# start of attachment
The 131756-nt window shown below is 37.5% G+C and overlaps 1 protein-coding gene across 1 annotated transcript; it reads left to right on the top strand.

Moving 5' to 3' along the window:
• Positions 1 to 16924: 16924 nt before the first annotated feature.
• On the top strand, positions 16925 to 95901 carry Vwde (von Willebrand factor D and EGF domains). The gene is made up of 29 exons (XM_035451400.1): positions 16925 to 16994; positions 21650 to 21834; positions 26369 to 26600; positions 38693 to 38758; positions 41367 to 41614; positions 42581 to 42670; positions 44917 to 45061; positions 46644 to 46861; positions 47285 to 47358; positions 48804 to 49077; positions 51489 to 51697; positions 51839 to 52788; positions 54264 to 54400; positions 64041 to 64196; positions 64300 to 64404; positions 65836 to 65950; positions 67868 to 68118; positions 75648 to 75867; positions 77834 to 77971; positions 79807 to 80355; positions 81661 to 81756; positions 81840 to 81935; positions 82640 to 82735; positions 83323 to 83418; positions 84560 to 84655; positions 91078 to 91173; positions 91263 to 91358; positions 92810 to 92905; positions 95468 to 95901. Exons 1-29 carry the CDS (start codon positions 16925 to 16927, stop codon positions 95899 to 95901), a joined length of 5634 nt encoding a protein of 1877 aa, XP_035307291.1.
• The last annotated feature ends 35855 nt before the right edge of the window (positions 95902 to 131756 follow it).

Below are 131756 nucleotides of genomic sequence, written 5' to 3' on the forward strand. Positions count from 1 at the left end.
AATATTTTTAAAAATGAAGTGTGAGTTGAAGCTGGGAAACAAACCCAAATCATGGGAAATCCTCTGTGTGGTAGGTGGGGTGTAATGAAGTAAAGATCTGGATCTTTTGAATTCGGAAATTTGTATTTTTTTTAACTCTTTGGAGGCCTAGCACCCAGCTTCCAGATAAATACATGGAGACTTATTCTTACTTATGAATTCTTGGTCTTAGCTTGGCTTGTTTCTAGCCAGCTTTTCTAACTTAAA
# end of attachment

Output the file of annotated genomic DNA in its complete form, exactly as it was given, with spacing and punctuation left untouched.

The 131756-nt window shown below is 37.5% G+C and overlaps 1 protein-coding gene across 1 annotated transcript; it reads left to right on the top strand.

Moving 5' to 3' along the window:
• Positions 1 to 16924: 16924 nt before the first annotated feature.
• On the top strand, positions 16925 to 95901 carry Vwde (von Willebrand factor D and EGF domains). The gene is made up of 29 exons (XM_035451400.1): positions 16925 to 16994; positions 21650 to 21834; positions 26369 to 26600; positions 38693 to 38758; positions 41367 to 41614; positions 42581 to 42670; positions 44917 to 45061; positions 46644 to 46861; positions 47285 to 47358; positions 48804 to 49077; positions 51489 to 51697; positions 51839 to 52788; positions 54264 to 54400; positions 64041 to 64196; positions 64300 to 64404; positions 65836 to 65950; positions 67868 to 68118; positions 75648 to 75867; positions 77834 to 77971; positions 79807 to 80355; positions 81661 to 81756; positions 81840 to 81935; positions 82640 to 82735; positions 83323 to 83418; positions 84560 to 84655; positions 91078 to 91173; positions 91263 to 91358; positions 92810 to 92905; positions 95468 to 95901. Exons 1-29 carry the CDS (start codon positions 16925 to 16927, stop codon positions 95899 to 95901), a joined length of 5634 nt encoding a protein of 1877 aa, XP_035307291.1.
• The last annotated feature ends 35855 nt before the right edge of the window (positions 95902 to 131756 follow it).

Below are 131756 nucleotides of genomic sequence, written 5' to 3' on the forward strand. Positions count from 1 at the left end.
AATATTTTTAAAAATGAAGTGTGAGTTGAAGCTGGGAAACAAACCCAAATCATGGGAAATCCTCTGTGTGGTAGGTGGGGTGTAATGAAGTAAAGATCTGGATCTTTTGAATTCGGAAATTTGTATTTTTTTTAACTCTTTGGAGGCCTAGCACCCAGCTTCCAGATAAATACATGGAGACTTATTCTTACTTATGAATTCTTGGTCTTAGCTTGGCTTGTTTCTAGCCAGCTTTTCTAACTTAAA